| by Scott DeLoach
Beginning with Windows 98,
Microsoft has migrated from RTF-based Help (WinHelp 3 and 4) to HTML-based
Help. Although HTML-based Help offers some exciting new opportunities
for technical writers, it requires fundamental changes in how we create
online help. This paper provides an overview of HTML-based Help and demonstrates
some different design approaches.
What is HTML
HTML Help is Microsoft’s replacement
for WinHelp and the standard for HTML-based Help. It combines HTML files
and an Active X control (hhctrl.ocx) to create a compiled Help system
with a TOC, index, and full-text search tool. HTML Help can be used to
display context-sensitive popups and Help topics for web-based applications
or Windows applications developed in the latest versions of C++ and Visual
Basic. HTML Help is used to provide Help for Windows 98 and IE 4, and
it will be the Help system for all near-term Microsoft products. The previous
WinHelp, RTF-based Help system will be supported until at least 2007.
Figure 1. HTML Help example (Internet Explorer 4
Overall, HTML Help’s features are similar to WinHelp 4.
The TOC, index and full-text search are all basically the same as WinHelp
4. Visually, the Help system is divided into a "tri-pane" window:
the tool bar pane, the navigation pane, and the content pane. The Hide/Show
button can be used to show or hide the navigation pane.
Problems and Limitations
HTML Help has a few potential "gotchas"
lurking behind the scenes. The HTML Help engine is really a subset of
Internet Explorer, so users are required to have at least Internet Explorer
3.02 installed on their computer. Advanced features like Dynamic HTML
require IE 4+. As with previous versions of Microsoft Help engines, Windows
is also pretty much required. The navigation pane and its tabs are controlled
by an Active X control called hhctrl.ocx. If the user does not have this
control installed or if the Help is being accessed through the Internet,
the control will be downloaded from the Internet. Normally, this takes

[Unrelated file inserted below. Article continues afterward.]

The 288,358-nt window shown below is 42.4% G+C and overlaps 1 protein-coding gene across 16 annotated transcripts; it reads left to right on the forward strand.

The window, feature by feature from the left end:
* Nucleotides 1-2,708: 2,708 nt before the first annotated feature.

about 45 seconds. If the user’s security settings do not allow downloading
of Active X controls, the TOC, index and full-text search features will
not appear. On the development side, HTML Help expects the author to use
separate HTML files for each topic, often resulting in hundreds of HTML
If you are developing Help for a new Windows product that
does not currently have Help and is being developed in the latest version
of Visual Basic or C++, you should consider HTML Help. If you are developing
Help for Windows 95 or 3.1 applications or if you are maintaining large
legacy documentation sets, you should consider staying with WinHelp. If
you are developing Help for a web-based application, you are much better
off considering an HMTL-based Help approach.
is HTML-based Help?
HTML-based Help is any online Help system
created using HTML files. As opposed to HTML Help, HTML-based help does
not normally require Internet Explorer or Windows. It also appears in
a new web browser window (as opposed to HTML Help’s custom window). HTML-based
and Active X. Active X and VBScript are normally used if the target audience
is using Internet Explorer exclusively. If the audience is using a mix
do HTML-based Help systems look like?
The biggest design influence for HTML-based Help is the
target user browser. Internet Explorer 4+ provides the most flexibility
because it supports Dynamic HTML, Cascading Style Sheets (CSS), and Active
X. For IE 4+ projects, HMTL-based Help systems closely resemble HTML Help
with a CGI search tool replacing the HTML Help search facility.
The example provided in figure 2 is a cross-platform HTML-based
Help system for Netscape Navigator and Internet Explorer version 3+. This
prototype appears in a standard browser window with the toolbar, status